- Fall 2007
Maralee Schwartz has spent her entire professional career at The Washington Post, largely as a political reporter and political editor and more recently as a Financial Page editor. As national political editor, Schwartz led an award-winning team of reporters--including Dan Balz, John Harris and David Maraniss--in coverage including three presidential elections, the last term of the Clinton White House, and the first term of the Bush White House.
The Washington Post hired Schwartz in June 1979 as a researcher on the national staff and she quickly found herself concentrating on politics, working with and learning from such top reporters a as Balz, David Broder and Paul Taylor. Schwartz began writing a political notes column (soon copied by The New York Times), which attracted a job offer from Newsweek magazine. At that point Schwartz was made a general assignment political reporter on National, a job that took her on the campaign trail with presidential candidates, to knocking on doors of voters, and to Congress for stories on how the place worked. Schwartz also focused on abortion and women and politics.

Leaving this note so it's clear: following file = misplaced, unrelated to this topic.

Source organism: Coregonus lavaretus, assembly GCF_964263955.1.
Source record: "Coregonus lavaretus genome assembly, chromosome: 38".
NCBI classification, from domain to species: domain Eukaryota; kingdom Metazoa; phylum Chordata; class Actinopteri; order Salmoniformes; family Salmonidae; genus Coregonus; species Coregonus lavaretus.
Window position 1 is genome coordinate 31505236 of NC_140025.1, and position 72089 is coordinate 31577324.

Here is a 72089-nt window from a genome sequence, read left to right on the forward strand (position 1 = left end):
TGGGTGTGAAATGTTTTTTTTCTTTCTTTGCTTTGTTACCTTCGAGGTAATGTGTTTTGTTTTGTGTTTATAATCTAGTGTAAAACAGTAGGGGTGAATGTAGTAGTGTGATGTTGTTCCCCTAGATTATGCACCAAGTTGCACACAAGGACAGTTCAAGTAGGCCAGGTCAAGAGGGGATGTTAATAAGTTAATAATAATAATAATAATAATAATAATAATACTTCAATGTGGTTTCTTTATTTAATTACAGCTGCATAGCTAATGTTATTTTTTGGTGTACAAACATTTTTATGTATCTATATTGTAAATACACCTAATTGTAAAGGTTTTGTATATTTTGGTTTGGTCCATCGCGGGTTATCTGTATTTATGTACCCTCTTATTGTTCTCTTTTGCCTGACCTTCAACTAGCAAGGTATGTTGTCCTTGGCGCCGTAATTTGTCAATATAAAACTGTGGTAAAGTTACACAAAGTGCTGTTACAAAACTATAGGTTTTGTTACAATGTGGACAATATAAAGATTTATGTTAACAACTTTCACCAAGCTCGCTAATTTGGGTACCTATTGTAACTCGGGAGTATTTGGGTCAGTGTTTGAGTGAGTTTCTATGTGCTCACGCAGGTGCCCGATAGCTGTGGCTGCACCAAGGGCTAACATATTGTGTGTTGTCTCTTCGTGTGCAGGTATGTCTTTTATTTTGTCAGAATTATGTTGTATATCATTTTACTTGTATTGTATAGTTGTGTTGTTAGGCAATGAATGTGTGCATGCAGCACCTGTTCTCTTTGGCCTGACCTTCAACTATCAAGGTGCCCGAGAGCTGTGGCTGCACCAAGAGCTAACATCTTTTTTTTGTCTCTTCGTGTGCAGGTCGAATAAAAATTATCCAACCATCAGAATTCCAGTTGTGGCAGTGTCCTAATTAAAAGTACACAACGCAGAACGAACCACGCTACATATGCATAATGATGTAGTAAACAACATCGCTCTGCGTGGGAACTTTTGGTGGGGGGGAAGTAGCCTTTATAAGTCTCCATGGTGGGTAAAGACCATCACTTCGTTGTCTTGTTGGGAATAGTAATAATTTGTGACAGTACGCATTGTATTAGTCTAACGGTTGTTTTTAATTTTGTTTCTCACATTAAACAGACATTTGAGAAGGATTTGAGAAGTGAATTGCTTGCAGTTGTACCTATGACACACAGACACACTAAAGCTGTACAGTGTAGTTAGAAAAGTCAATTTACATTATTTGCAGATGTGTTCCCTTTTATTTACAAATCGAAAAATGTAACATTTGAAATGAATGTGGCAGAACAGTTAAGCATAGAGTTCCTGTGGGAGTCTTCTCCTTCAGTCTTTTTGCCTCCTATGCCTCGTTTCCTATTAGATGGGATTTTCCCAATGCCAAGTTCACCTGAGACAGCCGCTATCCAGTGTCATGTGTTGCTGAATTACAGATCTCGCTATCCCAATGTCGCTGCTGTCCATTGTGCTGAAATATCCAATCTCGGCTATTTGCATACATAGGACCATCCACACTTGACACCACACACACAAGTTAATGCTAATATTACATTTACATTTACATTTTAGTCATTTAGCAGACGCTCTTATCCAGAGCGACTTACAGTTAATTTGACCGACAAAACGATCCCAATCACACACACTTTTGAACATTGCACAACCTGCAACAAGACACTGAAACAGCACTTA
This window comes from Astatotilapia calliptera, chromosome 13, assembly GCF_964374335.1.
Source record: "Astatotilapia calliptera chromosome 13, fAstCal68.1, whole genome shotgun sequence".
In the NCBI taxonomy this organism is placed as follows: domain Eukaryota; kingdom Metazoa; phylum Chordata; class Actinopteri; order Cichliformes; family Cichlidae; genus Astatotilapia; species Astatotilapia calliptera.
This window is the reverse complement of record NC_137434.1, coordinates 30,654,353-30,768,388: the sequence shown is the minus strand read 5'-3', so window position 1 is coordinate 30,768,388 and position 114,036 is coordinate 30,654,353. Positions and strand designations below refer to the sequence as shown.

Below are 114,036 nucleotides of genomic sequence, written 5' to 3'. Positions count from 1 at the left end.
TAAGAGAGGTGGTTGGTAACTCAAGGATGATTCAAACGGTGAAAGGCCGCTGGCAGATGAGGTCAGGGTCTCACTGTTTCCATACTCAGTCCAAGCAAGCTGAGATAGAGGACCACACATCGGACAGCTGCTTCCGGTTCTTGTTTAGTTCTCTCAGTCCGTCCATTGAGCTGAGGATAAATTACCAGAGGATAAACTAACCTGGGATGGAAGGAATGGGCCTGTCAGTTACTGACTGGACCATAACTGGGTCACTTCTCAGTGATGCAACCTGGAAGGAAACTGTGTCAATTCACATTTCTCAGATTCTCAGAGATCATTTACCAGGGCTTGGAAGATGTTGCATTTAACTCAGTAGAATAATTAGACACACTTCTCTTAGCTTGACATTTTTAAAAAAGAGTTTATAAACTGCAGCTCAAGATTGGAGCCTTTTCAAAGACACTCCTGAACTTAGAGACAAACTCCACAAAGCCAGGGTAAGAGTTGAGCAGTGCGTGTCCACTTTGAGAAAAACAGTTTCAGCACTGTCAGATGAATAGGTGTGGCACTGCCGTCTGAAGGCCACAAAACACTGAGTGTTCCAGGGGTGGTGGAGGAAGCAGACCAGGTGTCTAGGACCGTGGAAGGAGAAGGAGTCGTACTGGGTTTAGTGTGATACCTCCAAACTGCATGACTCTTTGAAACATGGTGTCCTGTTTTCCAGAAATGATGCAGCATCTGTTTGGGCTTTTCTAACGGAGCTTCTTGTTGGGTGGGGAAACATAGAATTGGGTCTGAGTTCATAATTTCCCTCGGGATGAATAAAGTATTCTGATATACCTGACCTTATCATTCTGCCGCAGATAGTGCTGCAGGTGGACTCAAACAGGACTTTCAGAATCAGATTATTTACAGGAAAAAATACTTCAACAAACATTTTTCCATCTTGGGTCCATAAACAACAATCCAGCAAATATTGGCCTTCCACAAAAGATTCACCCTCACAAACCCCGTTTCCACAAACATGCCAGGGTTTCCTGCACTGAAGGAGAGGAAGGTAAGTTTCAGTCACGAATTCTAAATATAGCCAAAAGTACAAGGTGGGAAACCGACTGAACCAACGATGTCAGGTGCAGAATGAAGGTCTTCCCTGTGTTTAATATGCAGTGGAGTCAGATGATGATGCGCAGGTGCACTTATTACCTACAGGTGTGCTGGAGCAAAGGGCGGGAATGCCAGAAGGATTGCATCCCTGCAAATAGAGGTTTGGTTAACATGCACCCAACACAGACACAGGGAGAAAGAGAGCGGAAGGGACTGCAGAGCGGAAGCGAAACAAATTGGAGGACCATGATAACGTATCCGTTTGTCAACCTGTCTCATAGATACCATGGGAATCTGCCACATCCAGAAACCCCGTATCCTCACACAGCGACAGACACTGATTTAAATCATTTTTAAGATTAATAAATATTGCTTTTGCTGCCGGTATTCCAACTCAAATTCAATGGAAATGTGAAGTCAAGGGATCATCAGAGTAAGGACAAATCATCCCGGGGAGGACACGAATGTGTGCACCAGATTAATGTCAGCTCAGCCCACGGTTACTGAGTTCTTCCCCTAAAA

During the 1992 general election, Schwartz gradually moved onto the assignment desk, editing political stories, and on Election Night, was named Congressional Editor. For more than four years, Schwartz managed coverage of Congress, including one budget crisis after another, and the 1994 midterm election that led to the Republican takeover of Congress. After the 1996, election, Schwartz became National Political Editor, responsible for all national political coverage as well as coverage of the White House. Schwartz held the job for nearly nine years, a record at The Washington Post. During that time, Schwartz directed coverage of all campaigns, the Clinton impeachment, the government shutdown, the disputed 2000 election, political and policy aspects of Sept. 11, 2001 and the invasion of Iraq.
By 2005, Schwartz wanted a change and in July, The Washington Post editors asked her to revamp two pages in the "A" section. Schwartz created a new "Page Two", which included politics and dispatches from around the country, including one from a sperm bank -- later made famous by Steven Colbert. Schwartz re-created "The Federal Page", which is devoted to coverage of the federal government, turning it into a page full of new features, book reviews, profiles, columns and accountability stories that attracted contributions from across the news room.
In 2006 after more than 27 years on National, Schwartz decided to make a big change and moved to The Business Section, where she is now Deputy Business Editor in charge of corporate governance, white collar crime and the markets.